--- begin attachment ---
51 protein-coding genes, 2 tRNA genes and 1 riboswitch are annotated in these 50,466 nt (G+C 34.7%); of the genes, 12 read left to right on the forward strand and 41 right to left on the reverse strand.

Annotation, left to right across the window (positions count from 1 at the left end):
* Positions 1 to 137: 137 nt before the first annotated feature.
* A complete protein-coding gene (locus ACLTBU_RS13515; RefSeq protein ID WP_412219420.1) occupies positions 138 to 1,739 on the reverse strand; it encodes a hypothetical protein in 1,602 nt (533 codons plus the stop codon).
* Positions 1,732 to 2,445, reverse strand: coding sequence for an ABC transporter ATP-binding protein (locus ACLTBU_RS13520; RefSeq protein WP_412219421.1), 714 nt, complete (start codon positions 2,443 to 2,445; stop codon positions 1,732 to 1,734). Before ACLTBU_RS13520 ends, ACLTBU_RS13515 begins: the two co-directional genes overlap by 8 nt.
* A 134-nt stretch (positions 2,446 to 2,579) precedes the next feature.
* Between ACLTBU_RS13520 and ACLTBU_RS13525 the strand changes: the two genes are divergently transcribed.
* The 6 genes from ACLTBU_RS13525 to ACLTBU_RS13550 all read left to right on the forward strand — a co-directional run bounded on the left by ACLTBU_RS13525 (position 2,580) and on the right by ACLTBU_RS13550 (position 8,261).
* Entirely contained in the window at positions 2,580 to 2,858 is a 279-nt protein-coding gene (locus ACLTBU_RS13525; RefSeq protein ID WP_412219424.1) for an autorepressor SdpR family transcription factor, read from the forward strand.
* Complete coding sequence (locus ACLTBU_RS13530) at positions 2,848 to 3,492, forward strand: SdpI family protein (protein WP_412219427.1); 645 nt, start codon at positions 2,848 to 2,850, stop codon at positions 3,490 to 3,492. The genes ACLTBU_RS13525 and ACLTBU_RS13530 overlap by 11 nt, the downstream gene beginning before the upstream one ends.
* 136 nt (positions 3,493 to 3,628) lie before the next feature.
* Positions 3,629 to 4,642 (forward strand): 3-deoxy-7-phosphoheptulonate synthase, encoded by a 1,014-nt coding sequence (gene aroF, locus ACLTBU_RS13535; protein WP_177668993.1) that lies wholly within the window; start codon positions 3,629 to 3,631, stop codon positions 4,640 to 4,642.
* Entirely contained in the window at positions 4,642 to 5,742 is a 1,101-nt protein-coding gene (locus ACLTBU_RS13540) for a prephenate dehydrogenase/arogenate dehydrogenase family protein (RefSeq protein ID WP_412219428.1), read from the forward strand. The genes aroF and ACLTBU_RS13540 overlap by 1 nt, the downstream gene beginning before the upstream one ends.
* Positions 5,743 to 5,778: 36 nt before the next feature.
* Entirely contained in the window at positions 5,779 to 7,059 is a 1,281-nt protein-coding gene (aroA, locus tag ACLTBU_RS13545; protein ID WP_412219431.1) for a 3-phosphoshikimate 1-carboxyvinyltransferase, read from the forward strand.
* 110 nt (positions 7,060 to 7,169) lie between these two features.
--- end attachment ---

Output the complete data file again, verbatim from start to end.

51 protein-coding genes, 2 tRNA genes and 1 riboswitch are annotated in these 50,466 nt (G+C 34.7%); of the genes, 12 read left to right on the forward strand and 41 right to left on the reverse strand.

Annotation, left to right across the window (positions count from 1 at the left end):
* Positions 1 to 137: 137 nt before the first annotated feature.
* A complete protein-coding gene (locus ACLTBU_RS13515; RefSeq protein ID WP_412219420.1) occupies positions 138 to 1,739 on the reverse strand; it encodes a hypothetical protein in 1,602 nt (533 codons plus the stop codon).
* Positions 1,732 to 2,445, reverse strand: coding sequence for an ABC transporter ATP-binding protein (locus ACLTBU_RS13520; RefSeq protein WP_412219421.1), 714 nt, complete (start codon positions 2,443 to 2,445; stop codon positions 1,732 to 1,734). Before ACLTBU_RS13520 ends, ACLTBU_RS13515 begins: the two co-directional genes overlap by 8 nt.
* A 134-nt stretch (positions 2,446 to 2,579) precedes the next feature.
* Between ACLTBU_RS13520 and ACLTBU_RS13525 the strand changes: the two genes are divergently transcribed.
* The 6 genes from ACLTBU_RS13525 to ACLTBU_RS13550 all read left to right on the forward strand — a co-directional run bounded on the left by ACLTBU_RS13525 (position 2,580) and on the right by ACLTBU_RS13550 (position 8,261).
* Entirely contained in the window at positions 2,580 to 2,858 is a 279-nt protein-coding gene (locus ACLTBU_RS13525; RefSeq protein ID WP_412219424.1) for an autorepressor SdpR family transcription factor, read from the forward strand.
* Complete coding sequence (locus ACLTBU_RS13530) at positions 2,848 to 3,492, forward strand: SdpI family protein (protein WP_412219427.1); 645 nt, start codon at positions 2,848 to 2,850, stop codon at positions 3,490 to 3,492. The genes ACLTBU_RS13525 and ACLTBU_RS13530 overlap by 11 nt, the downstream gene beginning before the upstream one ends.
* 136 nt (positions 3,493 to 3,628) lie before the next feature.
* Positions 3,629 to 4,642 (forward strand): 3-deoxy-7-phosphoheptulonate synthase, encoded by a 1,014-nt coding sequence (gene aroF, locus ACLTBU_RS13535; protein WP_177668993.1) that lies wholly within the window; start codon positions 3,629 to 3,631, stop codon positions 4,640 to 4,642.
* Entirely contained in the window at positions 4,642 to 5,742 is a 1,101-nt protein-coding gene (locus ACLTBU_RS13540) for a prephenate dehydrogenase/arogenate dehydrogenase family protein (RefSeq protein ID WP_412219428.1), read from the forward strand. The genes aroF and ACLTBU_RS13540 overlap by 1 nt, the downstream gene beginning before the upstream one ends.
* Positions 5,743 to 5,778: 36 nt before the next feature.
* Entirely contained in the window at positions 5,779 to 7,059 is a 1,281-nt protein-coding gene (aroA, locus tag ACLTBU_RS13545; protein ID WP_412219431.1) for a 3-phosphoshikimate 1-carboxyvinyltransferase, read from the forward strand.
* 110 nt (positions 7,060 to 7,169) lie between these two features.